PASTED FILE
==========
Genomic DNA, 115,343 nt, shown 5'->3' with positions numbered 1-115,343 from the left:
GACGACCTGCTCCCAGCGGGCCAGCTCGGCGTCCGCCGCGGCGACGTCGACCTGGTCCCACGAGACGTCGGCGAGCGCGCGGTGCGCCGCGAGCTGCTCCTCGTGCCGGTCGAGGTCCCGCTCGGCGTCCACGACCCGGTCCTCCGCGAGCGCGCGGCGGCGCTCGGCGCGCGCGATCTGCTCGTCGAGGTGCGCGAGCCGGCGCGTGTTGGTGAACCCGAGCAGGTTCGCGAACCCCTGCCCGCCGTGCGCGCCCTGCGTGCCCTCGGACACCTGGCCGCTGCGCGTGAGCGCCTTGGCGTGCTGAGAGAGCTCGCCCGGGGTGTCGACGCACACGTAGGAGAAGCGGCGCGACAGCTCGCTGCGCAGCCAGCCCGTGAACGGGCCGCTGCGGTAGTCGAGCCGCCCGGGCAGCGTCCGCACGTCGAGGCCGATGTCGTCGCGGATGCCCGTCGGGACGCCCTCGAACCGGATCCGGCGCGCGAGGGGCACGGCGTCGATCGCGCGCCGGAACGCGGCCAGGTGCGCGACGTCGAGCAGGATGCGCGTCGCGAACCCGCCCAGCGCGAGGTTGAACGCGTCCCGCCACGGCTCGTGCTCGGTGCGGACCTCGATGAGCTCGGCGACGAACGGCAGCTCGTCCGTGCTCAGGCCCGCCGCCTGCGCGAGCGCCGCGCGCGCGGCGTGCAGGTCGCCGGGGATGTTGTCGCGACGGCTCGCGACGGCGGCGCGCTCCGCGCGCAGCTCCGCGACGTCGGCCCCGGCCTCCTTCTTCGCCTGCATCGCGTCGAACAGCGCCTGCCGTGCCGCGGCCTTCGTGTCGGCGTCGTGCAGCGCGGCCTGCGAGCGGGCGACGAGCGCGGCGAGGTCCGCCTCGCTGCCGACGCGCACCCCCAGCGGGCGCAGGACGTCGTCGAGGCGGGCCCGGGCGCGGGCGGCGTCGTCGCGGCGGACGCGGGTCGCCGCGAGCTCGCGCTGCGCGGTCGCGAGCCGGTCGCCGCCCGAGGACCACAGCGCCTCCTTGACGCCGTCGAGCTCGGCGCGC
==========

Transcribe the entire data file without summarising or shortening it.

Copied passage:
Genomic DNA, 115,343 nt, shown 5'->3' with positions numbered 1-115,343 from the left:
GACGACCTGCTCCCAGCGGGCCAGCTCGGCGTCCGCCGCGGCGACGTCGACCTGGTCCCACGAGACGTCGGCGAGCGCGCGGTGCGCCGCGAGCTGCTCCTCGTGCCGGTCGAGGTCCCGCTCGGCGTCCACGACCCGGTCCTCCGCGAGCGCGCGGCGGCGCTCGGCGCGCGCGATCTGCTCGTCGAGGTGCGCGAGCCGGCGCGTGTTGGTGAACCCGAGCAGGTTCGCGAACCCCTGCCCGCCGTGCGCGCCCTGCGTGCCCTCGGACACCTGGCCGCTGCGCGTGAGCGCCTTGGCGTGCTGAGAGAGCTCGCCCGGGGTGTCGACGCACACGTAGGAGAAGCGGCGCGACAGCTCGCTGCGCAGCCAGCCCGTGAACGGGCCGCTGCGGTAGTCGAGCCGCCCGGGCAGCGTCCGCACGTCGAGGCCGATGTCGTCGCGGATGCCCGTCGGGACGCCCTCGAACCGGATCCGGCGCGCGAGGGGCACGGCGTCGATCGCGCGCCGGAACGCGGCCAGGTGCGCGACGTCGAGCAGGATGCGCGTCGCGAACCCGCCCAGCGCGAGGTTGAACGCGTCCCGCCACGGCTCGTGCTCGGTGCGGACCTCGATGAGCTCGGCGACGAACGGCAGCTCGTCCGTGCTCAGGCCCGCCGCCTGCGCGAGCGCCGCGCGCGCGGCGTGCAGGTCGCCGGGGATGTTGTCGCGACGGCTCGCGACGGCGGCGCGCTCCGCGCGCAGCTCCGCGACGTCGGCCCCGGCCTCCTTCTTCGCCTGCATCGCGTCGAACAGCGCCTGCCGTGCCGCGGCCTTCGTGTCGGCGTCGTGCAGCGCGGCCTGCGAGCGGGCGACGAGCGCGGCGAGGTCCGCCTCGCTGCCGACGCGCACCCCCAGCGGGCGCAGGACGTCGTCGAGGCGGGCCCGGGCGCGGGCGGCGTCGTCGCGGCGGACGCGGGTCGCCGCGAGCTCGCGCTGCGCGGTCGCGAGCCGGTCGCCGCCCGAGGACCACAGCGCCTCCTTGACGCCGTCGAGCTCGGCGCGC